Monday, October 31, 2011

Amongst the Movers and the Sleepers

It is always a challenge to maximize cube for the mover. The goods to be carried usually "cube out" before the truck reaches its allowable payload, so no one wants to give up valuable space for a sleeper. But for long distance movers, a sleeper is essential.
There have been lots of solutions over the years. Here are a few:
1. Premiere's Pete straight truck has the sleeper in the box. Not an uncommon solution, it uses the maximum width of the box. This particular box is built by A.M.Haire of Thomasville NC (they went bankrupt in 2009 and have re-opened as A.M.Haire Phoenix) one of the most popular straight truck moving box companies. They offered the sleeper in the box and a host of other options. In this case the sleeper is probably fairly small, extending about 3 feet into the cargo box area. Photo 2011-10-31.

2. Hope that's not an extra sleeper behind the tilt cab on this Hayes. It's more likely additional storage. COEs offered various size sleepers, and that was one option. August 1984 photo.

3. Your basic dog coffin, which required slithering through the rear window hole, was the most basic option for the conventional cab. This Campbell Brothers IH didn't even have a side door to the sleeper. May 1980 photo.

4. Make a bigger sleeper, with a bunk beds and a side door on the curb side, and an escape hatch on the drivers side. This unmarked AVL contractor got room, but not much help in the aerodynamics. The KW set back gave a bit more length to work with. It has extra fuel tanks for the long hauls. August 1980 photo.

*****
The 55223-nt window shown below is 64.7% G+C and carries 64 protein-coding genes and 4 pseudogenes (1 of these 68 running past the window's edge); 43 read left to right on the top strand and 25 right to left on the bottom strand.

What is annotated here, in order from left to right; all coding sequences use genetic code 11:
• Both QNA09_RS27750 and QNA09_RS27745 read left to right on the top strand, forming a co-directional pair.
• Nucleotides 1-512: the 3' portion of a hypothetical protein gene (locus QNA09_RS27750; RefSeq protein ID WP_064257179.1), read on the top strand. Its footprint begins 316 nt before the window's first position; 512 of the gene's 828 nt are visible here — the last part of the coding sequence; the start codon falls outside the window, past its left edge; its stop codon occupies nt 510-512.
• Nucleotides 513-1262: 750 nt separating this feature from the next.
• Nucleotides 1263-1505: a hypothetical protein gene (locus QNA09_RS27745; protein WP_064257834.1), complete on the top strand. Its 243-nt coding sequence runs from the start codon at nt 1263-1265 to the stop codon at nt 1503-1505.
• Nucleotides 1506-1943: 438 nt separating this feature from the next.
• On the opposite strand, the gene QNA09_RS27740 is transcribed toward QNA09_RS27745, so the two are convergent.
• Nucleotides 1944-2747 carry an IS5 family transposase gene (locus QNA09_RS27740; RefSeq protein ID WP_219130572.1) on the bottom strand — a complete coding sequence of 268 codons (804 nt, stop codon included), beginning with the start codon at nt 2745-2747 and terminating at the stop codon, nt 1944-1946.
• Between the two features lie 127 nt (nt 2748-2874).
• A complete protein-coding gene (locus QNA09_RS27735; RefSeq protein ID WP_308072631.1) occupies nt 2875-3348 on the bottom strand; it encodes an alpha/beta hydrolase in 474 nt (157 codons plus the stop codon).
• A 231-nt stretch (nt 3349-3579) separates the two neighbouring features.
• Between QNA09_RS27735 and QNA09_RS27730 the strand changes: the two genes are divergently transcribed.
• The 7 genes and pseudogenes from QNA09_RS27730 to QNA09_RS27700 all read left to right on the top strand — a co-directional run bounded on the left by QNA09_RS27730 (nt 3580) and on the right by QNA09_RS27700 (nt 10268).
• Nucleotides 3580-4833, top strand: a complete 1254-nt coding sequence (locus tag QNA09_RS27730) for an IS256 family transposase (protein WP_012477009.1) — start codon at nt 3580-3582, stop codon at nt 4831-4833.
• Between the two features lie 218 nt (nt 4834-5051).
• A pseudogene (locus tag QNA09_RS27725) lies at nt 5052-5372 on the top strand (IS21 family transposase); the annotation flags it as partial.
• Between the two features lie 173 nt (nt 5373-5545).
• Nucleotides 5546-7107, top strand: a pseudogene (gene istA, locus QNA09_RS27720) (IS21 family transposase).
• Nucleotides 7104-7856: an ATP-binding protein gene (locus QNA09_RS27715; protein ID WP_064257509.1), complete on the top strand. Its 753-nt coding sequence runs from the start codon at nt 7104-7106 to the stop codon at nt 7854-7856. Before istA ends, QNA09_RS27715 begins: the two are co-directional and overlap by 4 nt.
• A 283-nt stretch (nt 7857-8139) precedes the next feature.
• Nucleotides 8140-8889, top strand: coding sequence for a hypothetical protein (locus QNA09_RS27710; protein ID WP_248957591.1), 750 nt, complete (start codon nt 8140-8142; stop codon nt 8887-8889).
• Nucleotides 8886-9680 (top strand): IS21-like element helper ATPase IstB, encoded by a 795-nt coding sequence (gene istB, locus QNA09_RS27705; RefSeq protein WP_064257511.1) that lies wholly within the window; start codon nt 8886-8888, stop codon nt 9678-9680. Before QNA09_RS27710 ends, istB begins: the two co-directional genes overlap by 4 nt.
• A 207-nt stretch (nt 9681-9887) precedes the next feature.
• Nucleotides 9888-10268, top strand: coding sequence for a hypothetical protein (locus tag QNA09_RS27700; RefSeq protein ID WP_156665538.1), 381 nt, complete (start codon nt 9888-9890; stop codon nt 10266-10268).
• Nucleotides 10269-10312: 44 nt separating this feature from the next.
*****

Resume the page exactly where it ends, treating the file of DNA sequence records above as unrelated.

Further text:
5. Keep going up, and go out over the cab was the solution for D. Armstrong's International. This one had big windows and a penthouse, with interesting bi-level roof. July 1984 photo.

6. Go all the way up and out was the answer on this Kenworth. The only giveway that this is not a cargo drom box, is the little escape hatch from the penthouse, with slanted window. This guy has extra tanks and a super big extra horn on the side of the hood. Maybe he uses that when someone is trying to sleep upstairs. No doubt there is a door and maybe a window on the curb side to access the camper box. August 1982 photo.

Sunday, October 30, 2011

Rare CM-1s made it to Nova Scotia

1. The Windsor, Nova Scotia Fire Department operated this 1984 King CM-1 with a rear mount Snorkel platform, which King sold as the Fire King line. 1990 photo.

2. Nearby Kentville operated this 1984 King CM-1 with a 100 ft aerial device. This truck was removed from service after an accident. 2003 photo.

3. Amertek used CM-1 cabs on their airport crash trucks. 1987 photo.

The illustrious King fire apparatus company of Woodstock, ON, could trace its roots back through various iterations as King-Seagrave, Bickle-Seagrave and just plain Bickle, to 1906. In its last years in the early 1980s, it offered the usual array of devices mounted on commercial chassis, but also developed its own cab chassis, called the CM-1.

Only 12 CM-1s were ever built before King went out of business and so it is one of the rarest Canadian trucks. Two of them made it as new vehicles to nearby towns in Nova Scotia.

A successor company which became Amertek, used the cab components for its large series of airport crash trucks. Many of these were operated by the Canadian government and it is likely some were stationed in Nova Scotia at one time. Amertek also went out of business, and it is unlikely that many Amerteks are still operating.

You can read more on the history of this company on the Canadian Fire Truck archive at:


Saturday, October 29, 2011

Big Load for Big Mack